As a royalist, Élisabeth is just the type of individual everyday citizens detest: spoiled in every possible way, elegant in ways they could only dream. And yet, Perinot is able to capture every essence of Élisabeth’s humanity. She is a devout, faithful woman who only strives to preserve her family and clear Louis of the lies that have been spread about him — lies that claim he wants to abandon his people and surrender the capital to foreign enemies. But growing tension is tearing France apart, and Élisabeth realizes that people will only listen to half-truths, truths they choose to believe.

“How can (they) hate so very deeply a man (they) do not know?”

Almost effortlessly, Perinot portrays the royal family in a forgiving light. Even King Louis, who is historically demonized, is humanized in a way that warrants sympathy from readers. And as Élisabeth’s and the rest of the royal family’s downfall looms closer, it is hard not to hope that they were able to find at least some ounce of peace.

The hope for the cessation of violence didn’t end following the royal family’s incarceration; in fact, it seemed to only get worse. The political and social quarrels gave rise to new factions that further divided France, and for Manon Roland, a member of the moderate faction, the importance of a woman within the political sphere became more important than ever. Aptly named the Politician, Manon is one woman against the handful of infamous male politicians of the time. Sexualized and objectified by the men who try to dominate the political setting, Manon remains fiercely proud and determined to have her say as a politician and revolutionist, but it is done in secret, through the words of her husband.

Despite being forced into hopeless situations, Manon fights for moderation and reason, because it seemed as if the leaders of France had been reduced to their most animalistic impulses as if killing was a sport and blood was their trophy. Madness consumes France in its entirety, and once the Radicals take over, no one is safe. The visceral pandemonium that Kate Quinn captures through the eyes of Manon Roland is equally terrifying and enthralling, for it shows the raw, untamed nature of revolutions and the victims it takes.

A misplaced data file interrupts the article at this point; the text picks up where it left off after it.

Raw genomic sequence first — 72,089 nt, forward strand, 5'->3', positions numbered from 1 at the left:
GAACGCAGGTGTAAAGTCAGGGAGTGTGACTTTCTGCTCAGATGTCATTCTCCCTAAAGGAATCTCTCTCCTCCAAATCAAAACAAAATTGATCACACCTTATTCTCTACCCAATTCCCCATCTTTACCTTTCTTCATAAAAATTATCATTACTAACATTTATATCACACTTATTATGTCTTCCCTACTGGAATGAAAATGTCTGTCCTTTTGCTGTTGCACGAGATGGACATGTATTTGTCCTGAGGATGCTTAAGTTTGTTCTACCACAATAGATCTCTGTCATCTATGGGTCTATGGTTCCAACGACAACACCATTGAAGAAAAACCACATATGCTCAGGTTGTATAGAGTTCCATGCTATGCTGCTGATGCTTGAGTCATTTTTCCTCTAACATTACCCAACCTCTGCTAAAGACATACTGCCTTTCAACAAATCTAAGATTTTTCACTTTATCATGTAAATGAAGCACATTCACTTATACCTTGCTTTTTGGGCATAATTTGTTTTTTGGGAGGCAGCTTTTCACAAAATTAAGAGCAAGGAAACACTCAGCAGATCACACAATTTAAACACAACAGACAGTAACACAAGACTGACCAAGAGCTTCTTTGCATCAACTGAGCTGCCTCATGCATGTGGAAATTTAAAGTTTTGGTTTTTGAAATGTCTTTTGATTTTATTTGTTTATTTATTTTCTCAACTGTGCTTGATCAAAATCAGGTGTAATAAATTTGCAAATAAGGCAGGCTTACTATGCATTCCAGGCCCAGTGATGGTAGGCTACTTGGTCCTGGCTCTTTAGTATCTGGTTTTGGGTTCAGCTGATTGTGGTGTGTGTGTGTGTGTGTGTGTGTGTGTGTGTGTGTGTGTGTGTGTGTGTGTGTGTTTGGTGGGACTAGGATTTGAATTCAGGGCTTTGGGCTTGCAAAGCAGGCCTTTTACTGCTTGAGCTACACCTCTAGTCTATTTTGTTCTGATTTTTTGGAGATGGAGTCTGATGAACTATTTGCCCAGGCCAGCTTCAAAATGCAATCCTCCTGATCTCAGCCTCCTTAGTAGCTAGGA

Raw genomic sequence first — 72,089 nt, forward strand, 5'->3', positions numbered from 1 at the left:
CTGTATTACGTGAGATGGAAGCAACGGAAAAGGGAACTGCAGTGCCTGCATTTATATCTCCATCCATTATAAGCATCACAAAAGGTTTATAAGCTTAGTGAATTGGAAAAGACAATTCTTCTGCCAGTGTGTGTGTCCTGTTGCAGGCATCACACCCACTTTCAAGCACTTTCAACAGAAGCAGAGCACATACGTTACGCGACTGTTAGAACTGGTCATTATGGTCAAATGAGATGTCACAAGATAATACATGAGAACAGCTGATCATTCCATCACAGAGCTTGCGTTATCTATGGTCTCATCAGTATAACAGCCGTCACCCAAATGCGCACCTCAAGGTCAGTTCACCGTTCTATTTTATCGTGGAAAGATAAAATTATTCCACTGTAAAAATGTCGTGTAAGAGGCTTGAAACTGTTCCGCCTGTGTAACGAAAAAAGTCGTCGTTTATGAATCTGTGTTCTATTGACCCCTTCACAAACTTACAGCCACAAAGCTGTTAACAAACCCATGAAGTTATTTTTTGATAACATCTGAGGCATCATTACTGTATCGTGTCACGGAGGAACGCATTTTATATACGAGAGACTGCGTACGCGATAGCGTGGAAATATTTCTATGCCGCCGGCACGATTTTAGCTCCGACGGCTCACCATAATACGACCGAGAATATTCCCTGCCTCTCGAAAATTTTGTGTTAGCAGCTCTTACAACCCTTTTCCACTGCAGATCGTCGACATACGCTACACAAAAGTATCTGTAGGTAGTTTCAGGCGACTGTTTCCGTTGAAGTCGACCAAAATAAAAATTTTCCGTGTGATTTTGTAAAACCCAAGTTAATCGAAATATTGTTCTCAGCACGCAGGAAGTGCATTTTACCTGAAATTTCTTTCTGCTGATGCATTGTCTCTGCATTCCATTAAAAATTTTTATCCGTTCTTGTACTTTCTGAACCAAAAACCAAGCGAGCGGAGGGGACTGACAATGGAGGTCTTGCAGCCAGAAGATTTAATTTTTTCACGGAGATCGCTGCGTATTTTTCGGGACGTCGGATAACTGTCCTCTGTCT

Within the final two chapters of “Ribbons of Scarlet,” authors E. Knight and Laura Kamoie carefully craft the fear, desperation and paranoia that prevail throughout the Reign of Terror. Young Charlotte Corday, tired of the pointless, inhumane bloodshed, undertakes a dangerous task: assassinating Jean-Paul Marat, one of the corrupt radical leaders.

At the same time, E. Knight introduces a second narrator, Pauline Léon, a supporter of the radicals’ movement. While the two characters epitomize the polarized views of the revolution, they are more alike than they think — a fact that goes misunderstood by all Parisians.

And then, finally, Émilie de Sainte-Amaranthe, renowned for her beauty all throughout Paris, is swept up into a conspiracy that accuses her and her family of being spies. Despite the harrowing circumstances each of these women undergoes, they approach their fates with dignity and pride. Within the bedlam that has Parisians resorting to murder, betrayal and lies, Knight and Kamoie manage to salvage the last bit of hope for Paris’ restoration through Charlotte and Émilie.

“The crowd around my guillotine hushed and cried, but around others, the people cheered and celebrated. Beautiful, terrible humanity. Capable of the most inspiring and creative genius and the greatest and most unimaginable abominations…I knew France’s revolution was both.”

Though every character in Ribbons of Scarlet is uniquely individual and stands for her own cause, each exudes strength and determined fervor that highlights their untold fearlessness during the French Revolution. Ribbons of Scarlet serves as a reminder that the actions of women deserve to be shared and heard, and, most importantly, neither undermined nor discarded.